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Next generation SMALPs for purification of fully functional GPCRs – to start October 2019 - for an MSc by Dissertation (MSD)

  • Full or part time
  • Application Deadline
    Wednesday, April 24, 2019
  • Competition Funded PhD Project (European/UK Students Only)
    Competition Funded PhD Project (European/UK Students Only)

Project Description

The aim of this project will be to identify next generation (ng) SMALPs for functional extraction of G Protein-Coupled Receptors (GPCRs) from cell membranes. GPCRs are the largest family of plasma membrane proteins in humans and are targets of ~34% of approved drugs (annual global market $180 billion). Current drug discovery platforms for GPCRs require structure/function approaches, often exploiting crystal and cryo EM structure models. However, extraction of GPCRS from cell membranes requires solubilization using detergents, agents that often destabilize the receptor causing it to unfold.

Recently, a method for detergent-free capture of integral membrane proteins from cell membranes was described. Poly (styrene-co-maleic acid) (SMA) integrates into membranes to form poly (styrene-co-maleic acid) lipid particles (SMALPs) that can also capture membrane proteins. SMALPS are water soluble and capture boundary lipid thus preserving the structural integrity of encapsulated membrane proteins. While this method has been used for extraction of diverse membrane proteins including GPCRs1, the current limitation is that SMALP encapsulated membrane proteins, while extremely stable, often do not retain full function. For example, bovine rhodopsin can be extracted from rod photoreceptor cell membranes, but it does not undergo full activation when exposed to light2. We hypothesise that current SMALPs introduce a steric constraint preventing complete conformational changes required for full receptor activation. Our goals are to identify ngSMAs that retain efficient and stable receptor extraction whilst conferring full receptor function. We will use the dim-light photoreceptor rhodopsin as a model GPCR for this research. The native rhodopsin chomophore acts as a sensitive sensor of receptor capture and stability. Furthermore, receptor activation by light can be measured using UV-vis spectroscopy.

The aims of this project are:

1. To test ngSMA polymers designed to change the properties of SMALPs, including the numbers of lipids encapsulated.
2. To examine the extent of extraction and the thermal stability of rhodopsin encapsulated in ngSMALPs.
3. To examine the spectral and biochemical properties, including activation extent, of rhodopsin encapsulated in ngSMALPs

Preliminary work demonstrating the feasibility of SMALP-mediated rhodopsin extraction from bovine retina membranes has been done2. Here we will perform similar experiments using a panel of ngSMALPs. Rhodopsin will be incubated with ngSMA and the extent of extraction will be determined using UV-vis absorbance spectroscopy. Rhodopsin-containing ngSMALPs will be purified by immunoaffinity chromatography2. The stability of ground-state rhodopsin as well as its capacity for light activation will be determined using UV-vis spectroscopy. The stability of light-activated rhodopsin (MII) as well as activation of cognate G protein transducin will be both be measured by fluorescence spectroscopy.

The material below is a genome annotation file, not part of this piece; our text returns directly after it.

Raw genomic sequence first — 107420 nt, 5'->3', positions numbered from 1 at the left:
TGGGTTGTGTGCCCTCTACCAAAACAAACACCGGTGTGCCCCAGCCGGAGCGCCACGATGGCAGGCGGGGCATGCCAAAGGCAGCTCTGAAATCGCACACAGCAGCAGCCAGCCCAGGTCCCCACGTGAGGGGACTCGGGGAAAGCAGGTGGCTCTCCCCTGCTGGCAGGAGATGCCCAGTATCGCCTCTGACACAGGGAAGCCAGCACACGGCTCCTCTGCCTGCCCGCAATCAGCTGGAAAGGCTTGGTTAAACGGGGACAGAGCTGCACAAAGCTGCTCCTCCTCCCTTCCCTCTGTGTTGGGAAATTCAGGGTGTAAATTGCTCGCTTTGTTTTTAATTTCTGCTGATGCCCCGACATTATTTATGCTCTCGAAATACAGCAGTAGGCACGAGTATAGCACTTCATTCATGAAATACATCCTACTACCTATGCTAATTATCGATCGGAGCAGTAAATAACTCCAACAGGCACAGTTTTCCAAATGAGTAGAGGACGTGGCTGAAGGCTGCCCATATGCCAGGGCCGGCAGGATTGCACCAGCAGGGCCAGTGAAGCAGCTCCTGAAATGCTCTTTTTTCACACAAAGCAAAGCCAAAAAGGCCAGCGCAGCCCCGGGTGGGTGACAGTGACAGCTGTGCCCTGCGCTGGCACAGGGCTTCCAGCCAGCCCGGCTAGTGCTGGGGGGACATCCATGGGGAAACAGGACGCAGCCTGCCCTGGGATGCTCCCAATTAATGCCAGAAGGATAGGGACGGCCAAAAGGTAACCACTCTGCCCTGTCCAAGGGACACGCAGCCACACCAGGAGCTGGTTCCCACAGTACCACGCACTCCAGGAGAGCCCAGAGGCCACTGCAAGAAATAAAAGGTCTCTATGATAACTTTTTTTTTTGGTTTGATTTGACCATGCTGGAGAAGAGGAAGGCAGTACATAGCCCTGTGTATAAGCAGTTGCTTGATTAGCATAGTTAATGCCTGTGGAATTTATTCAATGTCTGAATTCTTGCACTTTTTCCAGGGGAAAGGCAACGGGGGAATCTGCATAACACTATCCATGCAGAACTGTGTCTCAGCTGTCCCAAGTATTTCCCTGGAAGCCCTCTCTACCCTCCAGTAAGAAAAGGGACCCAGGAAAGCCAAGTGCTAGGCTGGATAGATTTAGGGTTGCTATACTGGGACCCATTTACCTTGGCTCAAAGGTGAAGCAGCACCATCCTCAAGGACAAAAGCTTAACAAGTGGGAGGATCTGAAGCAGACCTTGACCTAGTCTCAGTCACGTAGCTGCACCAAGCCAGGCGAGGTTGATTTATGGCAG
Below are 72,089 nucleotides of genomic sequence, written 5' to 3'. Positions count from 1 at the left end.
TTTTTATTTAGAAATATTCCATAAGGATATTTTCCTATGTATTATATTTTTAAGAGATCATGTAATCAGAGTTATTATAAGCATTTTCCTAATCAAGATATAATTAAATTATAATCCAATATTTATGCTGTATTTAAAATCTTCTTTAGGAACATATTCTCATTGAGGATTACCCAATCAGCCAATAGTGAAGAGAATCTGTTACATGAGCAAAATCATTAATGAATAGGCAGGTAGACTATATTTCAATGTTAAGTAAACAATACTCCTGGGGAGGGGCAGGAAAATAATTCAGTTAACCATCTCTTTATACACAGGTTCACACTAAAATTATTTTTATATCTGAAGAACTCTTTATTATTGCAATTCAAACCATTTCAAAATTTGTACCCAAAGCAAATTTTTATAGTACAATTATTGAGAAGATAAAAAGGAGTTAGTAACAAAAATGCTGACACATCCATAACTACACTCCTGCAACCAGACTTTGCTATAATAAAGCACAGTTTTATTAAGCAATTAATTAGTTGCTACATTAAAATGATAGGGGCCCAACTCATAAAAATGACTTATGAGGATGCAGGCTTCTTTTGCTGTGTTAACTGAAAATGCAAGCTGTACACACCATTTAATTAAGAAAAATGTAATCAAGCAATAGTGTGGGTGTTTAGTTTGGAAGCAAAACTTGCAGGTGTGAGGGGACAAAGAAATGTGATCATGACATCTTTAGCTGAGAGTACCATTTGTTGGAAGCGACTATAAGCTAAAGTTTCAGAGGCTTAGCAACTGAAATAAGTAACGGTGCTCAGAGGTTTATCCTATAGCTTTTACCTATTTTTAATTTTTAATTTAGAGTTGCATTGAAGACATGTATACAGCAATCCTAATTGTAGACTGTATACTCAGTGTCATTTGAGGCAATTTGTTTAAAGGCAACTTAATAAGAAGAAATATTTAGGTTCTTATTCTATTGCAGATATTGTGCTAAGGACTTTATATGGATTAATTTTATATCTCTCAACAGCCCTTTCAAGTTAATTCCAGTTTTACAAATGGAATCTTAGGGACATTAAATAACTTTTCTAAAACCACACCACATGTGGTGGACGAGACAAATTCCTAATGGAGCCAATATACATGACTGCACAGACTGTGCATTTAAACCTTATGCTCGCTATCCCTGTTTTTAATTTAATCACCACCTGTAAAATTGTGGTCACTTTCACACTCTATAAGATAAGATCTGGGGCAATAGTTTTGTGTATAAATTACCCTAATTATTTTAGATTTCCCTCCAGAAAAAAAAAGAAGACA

The MSD student will become a member of an international team investigating ngSMALPS with a focus on one of the most important classes of membrane receptors: GPCRs.

Entry requirements and application procedures
Highly motivated applicants with, or expecting, a good degree in the broad area of Life Sciences are encouraged to apply.
Applications should be submitted electronically by 24th April 2019 see here for details

You are encouraged to contact the supervisor before application: If you have any queries with the online application process, please contact

For general information about the School of Biological Sciences at the University please visit our webpages

The University of Essex
The University of Essex is University of the Year - Times Higher Education (THE) Awards 2018. In the recent Research Excellence Framework 77% of research at the University of Essex research is ’world leading’ or ’internationally excellent’ (REF 2014).We offer world-class supervision and training opportunities and our research students work at the heart of an internationally-acknowledged and well-connected research community. In the 2013 Postgraduate Research Experience Survey, 84% of respondents said that they were satisfied with the quality of their research degree. At Essex we win awards for our pioneering student support schemes. We are the most recent winners of the prestigious Times Higher Education award for Outstanding Support for Students. Essex is a genuine global community. With more than 130 countries represented within our student body, and 40% of our students from overseas, we are one of the most internationally-diverse universities in the UK.

Funding Notes

Christine Desty Scholarship, fully-funded (Home/EU fees £4630 plus stipend of £15,009) for an MSc by Dissertation (MSD) in the School of Biological Sciences, University of Essex


1. Jamshad M. et al. (2015) G protein coupled receptor solubilization and purification for biophysical analysis and functional studies, in the total absence of detergent. Biosci Rep. 35(2).

2. Poyner, D. et al. (2018) The utility of SMALPs for investigating the structure/function of bovine rhodopsin. Proceedings British Pharmacological Society:

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